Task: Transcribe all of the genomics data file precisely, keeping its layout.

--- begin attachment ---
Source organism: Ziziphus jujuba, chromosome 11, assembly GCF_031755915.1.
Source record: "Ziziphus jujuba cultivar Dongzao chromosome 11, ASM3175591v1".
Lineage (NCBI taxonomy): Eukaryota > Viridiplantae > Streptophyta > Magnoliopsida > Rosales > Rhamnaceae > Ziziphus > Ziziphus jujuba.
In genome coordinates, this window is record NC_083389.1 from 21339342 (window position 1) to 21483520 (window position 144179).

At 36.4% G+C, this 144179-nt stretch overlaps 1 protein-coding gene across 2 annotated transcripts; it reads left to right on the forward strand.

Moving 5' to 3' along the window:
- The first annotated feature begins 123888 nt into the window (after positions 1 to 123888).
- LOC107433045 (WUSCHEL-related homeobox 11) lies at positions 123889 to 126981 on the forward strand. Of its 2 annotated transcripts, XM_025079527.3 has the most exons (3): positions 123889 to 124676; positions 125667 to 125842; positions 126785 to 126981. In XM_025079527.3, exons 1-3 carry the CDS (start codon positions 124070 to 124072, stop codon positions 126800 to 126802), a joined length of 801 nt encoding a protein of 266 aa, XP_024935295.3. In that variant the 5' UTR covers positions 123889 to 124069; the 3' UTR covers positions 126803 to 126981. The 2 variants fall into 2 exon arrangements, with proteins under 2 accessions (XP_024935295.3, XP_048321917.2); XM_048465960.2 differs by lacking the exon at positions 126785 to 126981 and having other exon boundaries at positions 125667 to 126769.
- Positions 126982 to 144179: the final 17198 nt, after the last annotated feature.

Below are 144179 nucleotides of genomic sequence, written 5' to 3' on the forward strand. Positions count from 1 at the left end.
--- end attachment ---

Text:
Source organism: Ziziphus jujuba, chromosome 11, assembly GCF_031755915.1.
Source record: "Ziziphus jujuba cultivar Dongzao chromosome 11, ASM3175591v1".
Lineage (NCBI taxonomy): Eukaryota > Viridiplantae > Streptophyta > Magnoliopsida > Rosales > Rhamnaceae > Ziziphus > Ziziphus jujuba.
In genome coordinates, this window is record NC_083389.1 from 21339342 (window position 1) to 21483520 (window position 144179).

At 36.4% G+C, this 144179-nt stretch overlaps 1 protein-coding gene across 2 annotated transcripts; it reads left to right on the forward strand.

Moving 5' to 3' along the window:
- The first annotated feature begins 123888 nt into the window (after positions 1 to 123888).
- LOC107433045 (WUSCHEL-related homeobox 11) lies at positions 123889 to 126981 on the forward strand. Of its 2 annotated transcripts, XM_025079527.3 has the most exons (3): positions 123889 to 124676; positions 125667 to 125842; positions 126785 to 126981. In XM_025079527.3, exons 1-3 carry the CDS (start codon positions 124070 to 124072, stop codon positions 126800 to 126802), a joined length of 801 nt encoding a protein of 266 aa, XP_024935295.3. In that variant the 5' UTR covers positions 123889 to 124069; the 3' UTR covers positions 126803 to 126981. The 2 variants fall into 2 exon arrangements, with proteins under 2 accessions (XP_024935295.3, XP_048321917.2); XM_048465960.2 differs by lacking the exon at positions 126785 to 126981 and having other exon boundaries at positions 125667 to 126769.
- Positions 126982 to 144179: the final 17198 nt, after the last annotated feature.

Below are 144179 nucleotides of genomic sequence, written 5' to 3' on the forward strand. Positions count from 1 at the left end.